Hi I am trying to assign 5 people various objectives between day0 and day13. However the output is not correct and goes fuzzy in the second half of the output. This is my code:

for(int x=1, y=0; y < 5, x < 15; x++, y++)
  {
    array[x][y] = objectives[y];
    if (y == 4)
      {
      y = 0;
      continue;
      }
  }

What I am trying to do is go through the y array with the x array simultaneously, but when I reach the end of y (i.e. y==4) I want to reset y (i.e. y=0) but continue x from where it was previously (i.e. in the first case x=5 and y =0; y++,x++)

This is how I am printing out:

for(int y=0; y<5; y++)
  {
  for(int x=0; x<15; x++)
    {
    cout<<array[x][y];
    cout << '\t';
    }
  cout<<endl;
  }

Edited 5 Years Ago by ksm092: n/a

Your for statement is set up wrong.

for(int x=1, y=0; y < 5, x < 15; x++, y++)

Are you sure you want your condition part of a comma operator?

Try running this code.

#include <iostream>

int main()
{

  for (int i = 0, j = 0; i < 5, j < 15; ++i, ++j)
  {
	std::cout << "i->" << i << " j->" << j << std::endl;
  }
  return 0;
}

Edited 5 Years Ago by gerard4143: n/a

I think I have fixed that part but the output is still messy and I think its because of the output code.
Fixed code:

int x=1, y=0;
while((y < 5) && (x < 15))
  {
    array[x][y] = duties[y];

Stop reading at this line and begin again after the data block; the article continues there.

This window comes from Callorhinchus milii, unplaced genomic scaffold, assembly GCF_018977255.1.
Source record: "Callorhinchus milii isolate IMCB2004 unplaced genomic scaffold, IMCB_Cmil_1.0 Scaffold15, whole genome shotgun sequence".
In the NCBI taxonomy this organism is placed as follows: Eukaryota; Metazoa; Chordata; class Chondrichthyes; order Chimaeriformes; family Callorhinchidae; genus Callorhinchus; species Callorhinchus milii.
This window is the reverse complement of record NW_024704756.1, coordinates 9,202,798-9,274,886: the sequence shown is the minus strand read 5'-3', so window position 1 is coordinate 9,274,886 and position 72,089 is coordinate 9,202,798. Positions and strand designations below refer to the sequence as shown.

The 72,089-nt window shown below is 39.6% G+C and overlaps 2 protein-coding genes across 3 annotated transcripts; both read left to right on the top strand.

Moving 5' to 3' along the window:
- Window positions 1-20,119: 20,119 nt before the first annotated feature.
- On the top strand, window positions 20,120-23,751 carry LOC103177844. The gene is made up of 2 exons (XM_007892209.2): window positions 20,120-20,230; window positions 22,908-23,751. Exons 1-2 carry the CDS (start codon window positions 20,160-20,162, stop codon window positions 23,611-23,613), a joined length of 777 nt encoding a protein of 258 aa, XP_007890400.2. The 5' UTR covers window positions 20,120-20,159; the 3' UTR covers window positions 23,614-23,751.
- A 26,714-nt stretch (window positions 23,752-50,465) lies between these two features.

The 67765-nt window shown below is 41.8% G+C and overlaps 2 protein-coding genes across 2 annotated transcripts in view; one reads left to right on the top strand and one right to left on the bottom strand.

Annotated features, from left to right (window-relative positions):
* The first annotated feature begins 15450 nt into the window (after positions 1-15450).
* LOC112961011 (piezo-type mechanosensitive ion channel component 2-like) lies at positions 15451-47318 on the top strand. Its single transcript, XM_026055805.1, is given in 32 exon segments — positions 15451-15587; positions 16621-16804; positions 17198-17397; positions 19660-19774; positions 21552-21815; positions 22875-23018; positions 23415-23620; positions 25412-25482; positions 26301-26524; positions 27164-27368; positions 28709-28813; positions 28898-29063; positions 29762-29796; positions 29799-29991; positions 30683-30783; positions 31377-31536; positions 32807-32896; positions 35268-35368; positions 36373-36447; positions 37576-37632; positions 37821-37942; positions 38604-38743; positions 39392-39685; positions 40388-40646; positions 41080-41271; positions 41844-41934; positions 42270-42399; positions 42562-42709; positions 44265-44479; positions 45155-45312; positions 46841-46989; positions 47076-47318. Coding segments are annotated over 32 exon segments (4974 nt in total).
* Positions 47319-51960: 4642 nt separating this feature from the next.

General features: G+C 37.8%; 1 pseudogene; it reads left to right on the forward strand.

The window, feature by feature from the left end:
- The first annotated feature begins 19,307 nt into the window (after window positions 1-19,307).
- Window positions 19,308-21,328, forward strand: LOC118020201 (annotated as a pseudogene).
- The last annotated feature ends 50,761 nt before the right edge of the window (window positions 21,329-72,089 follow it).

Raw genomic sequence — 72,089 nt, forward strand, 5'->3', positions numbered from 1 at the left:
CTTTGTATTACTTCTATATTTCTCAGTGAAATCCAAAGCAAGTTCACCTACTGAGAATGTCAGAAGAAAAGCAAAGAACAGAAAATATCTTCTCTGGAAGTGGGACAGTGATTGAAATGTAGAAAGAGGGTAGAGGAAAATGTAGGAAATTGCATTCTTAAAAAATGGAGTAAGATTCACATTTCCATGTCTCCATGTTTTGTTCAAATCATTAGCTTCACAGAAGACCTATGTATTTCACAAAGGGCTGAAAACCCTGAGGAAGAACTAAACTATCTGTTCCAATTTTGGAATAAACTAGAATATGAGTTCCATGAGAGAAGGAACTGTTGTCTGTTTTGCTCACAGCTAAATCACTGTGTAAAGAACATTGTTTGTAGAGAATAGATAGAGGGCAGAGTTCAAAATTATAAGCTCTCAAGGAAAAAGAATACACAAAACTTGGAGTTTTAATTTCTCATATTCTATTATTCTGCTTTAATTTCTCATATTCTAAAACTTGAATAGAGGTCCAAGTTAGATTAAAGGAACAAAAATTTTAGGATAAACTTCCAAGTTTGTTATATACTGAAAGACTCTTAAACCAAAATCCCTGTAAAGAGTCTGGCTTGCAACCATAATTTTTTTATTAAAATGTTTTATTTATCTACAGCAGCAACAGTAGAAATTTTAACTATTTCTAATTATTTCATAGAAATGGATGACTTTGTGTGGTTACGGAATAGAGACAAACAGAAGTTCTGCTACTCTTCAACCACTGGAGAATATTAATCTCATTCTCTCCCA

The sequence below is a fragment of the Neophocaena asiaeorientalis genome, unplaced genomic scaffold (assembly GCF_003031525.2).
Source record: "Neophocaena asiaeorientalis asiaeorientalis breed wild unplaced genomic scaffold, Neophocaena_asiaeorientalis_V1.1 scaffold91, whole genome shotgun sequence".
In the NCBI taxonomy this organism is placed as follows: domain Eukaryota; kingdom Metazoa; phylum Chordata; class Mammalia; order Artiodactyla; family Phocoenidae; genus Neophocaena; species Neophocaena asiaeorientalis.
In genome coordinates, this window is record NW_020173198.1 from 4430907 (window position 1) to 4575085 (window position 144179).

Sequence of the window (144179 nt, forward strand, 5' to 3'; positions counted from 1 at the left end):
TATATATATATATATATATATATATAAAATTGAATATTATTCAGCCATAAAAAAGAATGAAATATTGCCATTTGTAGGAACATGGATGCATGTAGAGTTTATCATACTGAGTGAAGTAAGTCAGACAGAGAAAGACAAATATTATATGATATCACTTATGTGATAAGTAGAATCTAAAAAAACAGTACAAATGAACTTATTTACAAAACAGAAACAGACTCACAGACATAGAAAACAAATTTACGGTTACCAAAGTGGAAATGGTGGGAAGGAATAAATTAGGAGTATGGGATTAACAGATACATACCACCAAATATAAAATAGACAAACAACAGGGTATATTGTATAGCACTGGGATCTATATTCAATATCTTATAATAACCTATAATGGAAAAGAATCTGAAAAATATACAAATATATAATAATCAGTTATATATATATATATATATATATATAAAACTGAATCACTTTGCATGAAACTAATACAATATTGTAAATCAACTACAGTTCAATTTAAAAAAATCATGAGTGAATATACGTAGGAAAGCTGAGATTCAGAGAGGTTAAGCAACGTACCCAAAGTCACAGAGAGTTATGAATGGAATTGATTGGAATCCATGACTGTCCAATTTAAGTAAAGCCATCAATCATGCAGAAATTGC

if (y == 4)
      {
      y = 0;
      continue;
      }
  y++;
  x++;
  }

As you can see, the first dishes to vacuum is fine but afterwards the output is glitchy?

output:

Sam	dishes					dishes					dishes					dishes			
Chinky		toilet					toilet					toilet					toilet		
Derrick			lounge 				lounge 				lounge 				
Timmy				rubbish				rubbish				rubbish			
Bobbie					vacuum				vacuum				vacuum

Edited 5 Years Ago by ksm092: n/a

Really what the hell does messy and glitchy mean? If you want to show use what the proper output is supposed to look like then post a copy of it...messy and glitchy means nothing from our point of view.

Sorry!

This is what its supposed to look like(you dont have to worry about the numbers, but they represent days. i.e. a duty for each day):

0	1	2	3	4	5	6	7	8	9	10	11	12	13	
Sam	dishes					dishes				        dishes							
Chinky		toilet					toilet			                toilet						
Derrick			lounge 				        lounge 				        lounge 				
Timmy				rubbish				         rubbish			        rubbish			
Bobbie					vacuum				         vacuum

the cout << '\t'; doesn't seem to work halfway through.

And the reason I need to write the code like this is because the user needs to be able to swap those duties around.

Edited 5 Years Ago by ksm092: n/a

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